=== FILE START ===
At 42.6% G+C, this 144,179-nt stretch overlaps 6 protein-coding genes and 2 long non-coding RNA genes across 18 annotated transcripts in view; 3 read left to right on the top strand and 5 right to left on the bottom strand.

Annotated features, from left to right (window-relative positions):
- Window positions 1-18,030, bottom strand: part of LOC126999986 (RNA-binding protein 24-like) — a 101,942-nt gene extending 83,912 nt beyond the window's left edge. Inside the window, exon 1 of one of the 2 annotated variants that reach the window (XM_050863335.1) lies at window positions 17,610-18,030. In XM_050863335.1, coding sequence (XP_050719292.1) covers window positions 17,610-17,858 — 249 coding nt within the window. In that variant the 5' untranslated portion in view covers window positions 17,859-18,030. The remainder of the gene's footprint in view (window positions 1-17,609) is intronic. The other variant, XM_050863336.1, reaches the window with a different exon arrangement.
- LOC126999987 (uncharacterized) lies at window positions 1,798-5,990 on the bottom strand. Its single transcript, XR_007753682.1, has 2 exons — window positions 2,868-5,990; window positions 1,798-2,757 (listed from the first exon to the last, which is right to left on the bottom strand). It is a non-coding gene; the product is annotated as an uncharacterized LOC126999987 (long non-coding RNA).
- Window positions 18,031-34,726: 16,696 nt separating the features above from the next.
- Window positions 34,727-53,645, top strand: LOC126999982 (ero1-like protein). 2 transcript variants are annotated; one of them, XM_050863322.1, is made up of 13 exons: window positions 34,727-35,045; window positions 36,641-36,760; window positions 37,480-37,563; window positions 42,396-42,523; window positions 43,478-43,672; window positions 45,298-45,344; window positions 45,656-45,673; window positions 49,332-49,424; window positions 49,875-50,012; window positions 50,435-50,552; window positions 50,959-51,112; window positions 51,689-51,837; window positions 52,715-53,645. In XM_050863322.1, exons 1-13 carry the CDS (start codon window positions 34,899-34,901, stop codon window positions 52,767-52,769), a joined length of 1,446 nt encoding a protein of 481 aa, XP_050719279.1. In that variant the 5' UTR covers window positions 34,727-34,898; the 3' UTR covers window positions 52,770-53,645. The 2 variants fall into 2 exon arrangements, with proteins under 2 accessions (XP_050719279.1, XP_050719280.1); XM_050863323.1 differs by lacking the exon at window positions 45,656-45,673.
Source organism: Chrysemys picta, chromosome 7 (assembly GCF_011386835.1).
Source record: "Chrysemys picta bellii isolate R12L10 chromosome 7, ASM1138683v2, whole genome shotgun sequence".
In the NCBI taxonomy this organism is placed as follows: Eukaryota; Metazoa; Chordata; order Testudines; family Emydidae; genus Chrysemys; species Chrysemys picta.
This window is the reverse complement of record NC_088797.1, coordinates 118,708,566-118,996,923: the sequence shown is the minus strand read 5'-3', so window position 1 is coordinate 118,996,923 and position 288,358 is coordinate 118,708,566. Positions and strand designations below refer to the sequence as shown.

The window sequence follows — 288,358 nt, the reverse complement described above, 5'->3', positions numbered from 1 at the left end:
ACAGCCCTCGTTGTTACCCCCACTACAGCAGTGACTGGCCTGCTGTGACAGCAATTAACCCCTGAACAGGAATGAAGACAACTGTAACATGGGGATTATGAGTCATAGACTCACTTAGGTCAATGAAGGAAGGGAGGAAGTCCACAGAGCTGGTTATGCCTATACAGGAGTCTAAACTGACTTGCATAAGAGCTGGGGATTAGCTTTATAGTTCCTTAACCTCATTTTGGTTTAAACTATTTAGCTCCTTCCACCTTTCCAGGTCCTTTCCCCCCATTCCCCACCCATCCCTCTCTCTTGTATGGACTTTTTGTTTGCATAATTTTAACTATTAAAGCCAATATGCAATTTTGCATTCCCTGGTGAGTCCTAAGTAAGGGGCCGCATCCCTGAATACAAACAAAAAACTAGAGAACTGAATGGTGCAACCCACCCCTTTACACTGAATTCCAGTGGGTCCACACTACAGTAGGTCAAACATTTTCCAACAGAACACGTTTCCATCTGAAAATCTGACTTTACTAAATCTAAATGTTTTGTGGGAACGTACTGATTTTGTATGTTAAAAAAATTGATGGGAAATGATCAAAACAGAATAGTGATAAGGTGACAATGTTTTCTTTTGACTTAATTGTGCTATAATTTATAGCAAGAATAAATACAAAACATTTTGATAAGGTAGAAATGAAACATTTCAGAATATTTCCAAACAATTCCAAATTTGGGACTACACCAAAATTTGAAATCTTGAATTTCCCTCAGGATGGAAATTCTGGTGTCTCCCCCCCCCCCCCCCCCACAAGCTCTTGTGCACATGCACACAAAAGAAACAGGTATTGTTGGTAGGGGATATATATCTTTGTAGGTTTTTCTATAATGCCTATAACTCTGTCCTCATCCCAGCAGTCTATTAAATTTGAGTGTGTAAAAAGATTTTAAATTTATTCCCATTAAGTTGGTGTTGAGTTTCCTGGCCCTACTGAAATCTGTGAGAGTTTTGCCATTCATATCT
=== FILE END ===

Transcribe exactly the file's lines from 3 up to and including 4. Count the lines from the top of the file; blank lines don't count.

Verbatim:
- Window positions 1-18,030, bottom strand: part of LOC126999986 (RNA-binding protein 24-like) — a 101,942-nt gene extending 83,912 nt beyond the window's left edge. Inside the window, exon 1 of one of the 2 annotated variants that reach the window (XM_050863335.1) lies at window positions 17,610-18,030. In XM_050863335.1, coding sequence (XP_050719292.1) covers window positions 17,610-17,858 — 249 coding nt within the window. In that variant the 5' untranslated portion in view covers window positions 17,859-18,030. The remainder of the gene's footprint in view (window positions 1-17,609) is intronic. The other variant, XM_050863336.1, reaches the window with a different exon arrangement.
- LOC126999987 (uncharacterized) lies at window positions 1,798-5,990 on the bottom strand. Its single transcript, XR_007753682.1, has 2 exons — window positions 2,868-5,990; window positions 1,798-2,757 (listed from the first exon to the last, which is right to left on the bottom strand). It is a non-coding gene; the product is annotated as an uncharacterized LOC126999987 (long non-coding RNA).